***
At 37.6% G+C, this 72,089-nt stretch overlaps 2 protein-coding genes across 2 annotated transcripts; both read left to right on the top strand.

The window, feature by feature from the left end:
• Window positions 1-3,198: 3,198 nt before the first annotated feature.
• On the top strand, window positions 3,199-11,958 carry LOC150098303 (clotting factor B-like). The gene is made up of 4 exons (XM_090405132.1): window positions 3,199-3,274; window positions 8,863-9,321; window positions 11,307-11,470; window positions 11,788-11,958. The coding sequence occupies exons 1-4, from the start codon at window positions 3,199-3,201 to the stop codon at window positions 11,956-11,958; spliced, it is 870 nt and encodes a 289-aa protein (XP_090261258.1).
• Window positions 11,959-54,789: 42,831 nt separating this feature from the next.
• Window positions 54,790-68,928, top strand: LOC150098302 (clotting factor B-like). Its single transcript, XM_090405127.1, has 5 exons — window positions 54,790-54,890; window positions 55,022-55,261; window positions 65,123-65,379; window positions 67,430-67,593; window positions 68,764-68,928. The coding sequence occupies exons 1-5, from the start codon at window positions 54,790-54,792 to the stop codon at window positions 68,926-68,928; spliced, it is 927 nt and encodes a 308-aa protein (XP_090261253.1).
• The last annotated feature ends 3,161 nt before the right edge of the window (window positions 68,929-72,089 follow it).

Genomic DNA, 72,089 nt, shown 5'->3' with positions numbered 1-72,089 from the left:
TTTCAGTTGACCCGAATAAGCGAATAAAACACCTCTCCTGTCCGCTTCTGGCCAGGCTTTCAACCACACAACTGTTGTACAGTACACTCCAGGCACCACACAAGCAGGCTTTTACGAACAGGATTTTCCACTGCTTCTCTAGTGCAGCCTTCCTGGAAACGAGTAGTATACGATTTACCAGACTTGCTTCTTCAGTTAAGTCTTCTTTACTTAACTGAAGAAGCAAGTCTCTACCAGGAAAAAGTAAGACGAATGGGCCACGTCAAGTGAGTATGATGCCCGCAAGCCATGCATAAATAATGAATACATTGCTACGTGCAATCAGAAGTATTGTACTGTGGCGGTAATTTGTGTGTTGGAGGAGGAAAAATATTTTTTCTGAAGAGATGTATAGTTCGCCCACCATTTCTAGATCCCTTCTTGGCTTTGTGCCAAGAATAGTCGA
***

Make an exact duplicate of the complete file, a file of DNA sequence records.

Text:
At 37.6% G+C, this 72,089-nt stretch overlaps 2 protein-coding genes across 2 annotated transcripts; both read left to right on the top strand.

The window, feature by feature from the left end:
• Window positions 1-3,198: 3,198 nt before the first annotated feature.
• On the top strand, window positions 3,199-11,958 carry LOC150098303 (clotting factor B-like). The gene is made up of 4 exons (XM_090405132.1): window positions 3,199-3,274; window positions 8,863-9,321; window positions 11,307-11,470; window positions 11,788-11,958. The coding sequence occupies exons 1-4, from the start codon at window positions 3,199-3,201 to the stop codon at window positions 11,956-11,958; spliced, it is 870 nt and encodes a 289-aa protein (XP_090261258.1).
• Window positions 11,959-54,789: 42,831 nt separating this feature from the next.
• Window positions 54,790-68,928, top strand: LOC150098302 (clotting factor B-like). Its single transcript, XM_090405127.1, has 5 exons — window positions 54,790-54,890; window positions 55,022-55,261; window positions 65,123-65,379; window positions 67,430-67,593; window positions 68,764-68,928. The coding sequence occupies exons 1-5, from the start codon at window positions 54,790-54,792 to the stop codon at window positions 68,926-68,928; spliced, it is 927 nt and encodes a 308-aa protein (XP_090261253.1).
• The last annotated feature ends 3,161 nt before the right edge of the window (window positions 68,929-72,089 follow it).

Genomic DNA, 72,089 nt, shown 5'->3' with positions numbered 1-72,089 from the left:
TTTCAGTTGACCCGAATAAGCGAATAAAACACCTCTCCTGTCCGCTTCTGGCCAGGCTTTCAACCACACAACTGTTGTACAGTACACTCCAGGCACCACACAAGCAGGCTTTTACGAACAGGATTTTCCACTGCTTCTCTAGTGCAGCCTTCCTGGAAACGAGTAGTATACGATTTACCAGACTTGCTTCTTCAGTTAAGTCTTCTTTACTTAACTGAAGAAGCAAGTCTCTACCAGGAAAAAGTAAGACGAATGGGCCACGTCAAGTGAGTATGATGCCCGCAAGCCATGCATAAATAATGAATACATTGCTACGTGCAATCAGAAGTATTGTACTGTGGCGGTAATTTGTGTGTTGGAGGAGGAAAAATATTTTTTCTGAAGAGATGTATAGTTCGCCCACCATTTCTAGATCCCTTCTTGGCTTTGTGCCAAGAATAGTCGA